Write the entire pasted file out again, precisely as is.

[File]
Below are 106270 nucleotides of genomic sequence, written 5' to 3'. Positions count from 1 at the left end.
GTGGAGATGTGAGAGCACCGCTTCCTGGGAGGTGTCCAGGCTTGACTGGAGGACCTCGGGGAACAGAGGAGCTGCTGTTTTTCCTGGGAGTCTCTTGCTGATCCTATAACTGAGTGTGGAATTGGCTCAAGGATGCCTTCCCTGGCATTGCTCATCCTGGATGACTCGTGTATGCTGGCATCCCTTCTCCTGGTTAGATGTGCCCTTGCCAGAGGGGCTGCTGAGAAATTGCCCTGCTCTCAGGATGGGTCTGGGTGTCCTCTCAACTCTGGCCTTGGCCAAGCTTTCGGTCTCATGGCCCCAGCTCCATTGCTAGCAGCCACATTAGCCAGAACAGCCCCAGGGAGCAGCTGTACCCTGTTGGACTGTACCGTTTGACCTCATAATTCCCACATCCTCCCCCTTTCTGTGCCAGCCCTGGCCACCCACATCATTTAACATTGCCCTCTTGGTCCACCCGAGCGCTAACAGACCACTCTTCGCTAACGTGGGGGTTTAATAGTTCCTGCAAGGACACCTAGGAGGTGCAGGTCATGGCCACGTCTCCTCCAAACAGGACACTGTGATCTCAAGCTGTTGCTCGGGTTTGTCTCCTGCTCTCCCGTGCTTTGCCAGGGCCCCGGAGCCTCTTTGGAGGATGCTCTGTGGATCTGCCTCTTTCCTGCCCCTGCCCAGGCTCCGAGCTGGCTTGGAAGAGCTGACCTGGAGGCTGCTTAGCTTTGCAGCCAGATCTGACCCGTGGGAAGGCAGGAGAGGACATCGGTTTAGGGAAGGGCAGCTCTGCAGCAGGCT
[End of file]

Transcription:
Below are 106270 nucleotides of genomic sequence, written 5' to 3'. Positions count from 1 at the left end.
GTGGAGATGTGAGAGCACCGCTTCCTGGGAGGTGTCCAGGCTTGACTGGAGGACCTCGGGGAACAGAGGAGCTGCTGTTTTTCCTGGGAGTCTCTTGCTGATCCTATAACTGAGTGTGGAATTGGCTCAAGGATGCCTTCCCTGGCATTGCTCATCCTGGATGACTCGTGTATGCTGGCATCCCTTCTCCTGGTTAGATGTGCCCTTGCCAGAGGGGCTGCTGAGAAATTGCCCTGCTCTCAGGATGGGTCTGGGTGTCCTCTCAACTCTGGCCTTGGCCAAGCTTTCGGTCTCATGGCCCCAGCTCCATTGCTAGCAGCCACATTAGCCAGAACAGCCCCAGGGAGCAGCTGTACCCTGTTGGACTGTACCGTTTGACCTCATAATTCCCACATCCTCCCCCTTTCTGTGCCAGCCCTGGCCACCCACATCATTTAACATTGCCCTCTTGGTCCACCCGAGCGCTAACAGACCACTCTTCGCTAACGTGGGGGTTTAATAGTTCCTGCAAGGACACCTAGGAGGTGCAGGTCATGGCCACGTCTCCTCCAAACAGGACACTGTGATCTCAAGCTGTTGCTCGGGTTTGTCTCCTGCTCTCCCGTGCTTTGCCAGGGCCCCGGAGCCTCTTTGGAGGATGCTCTGTGGATCTGCCTCTTTCCTGCCCCTGCCCAGGCTCCGAGCTGGCTTGGAAGAGCTGACCTGGAGGCTGCTTAGCTTTGCAGCCAGATCTGACCCGTGGGAAGGCAGGAGAGGACATCGGTTTAGGGAAGGGCAGCTCTGCAGCAGGCT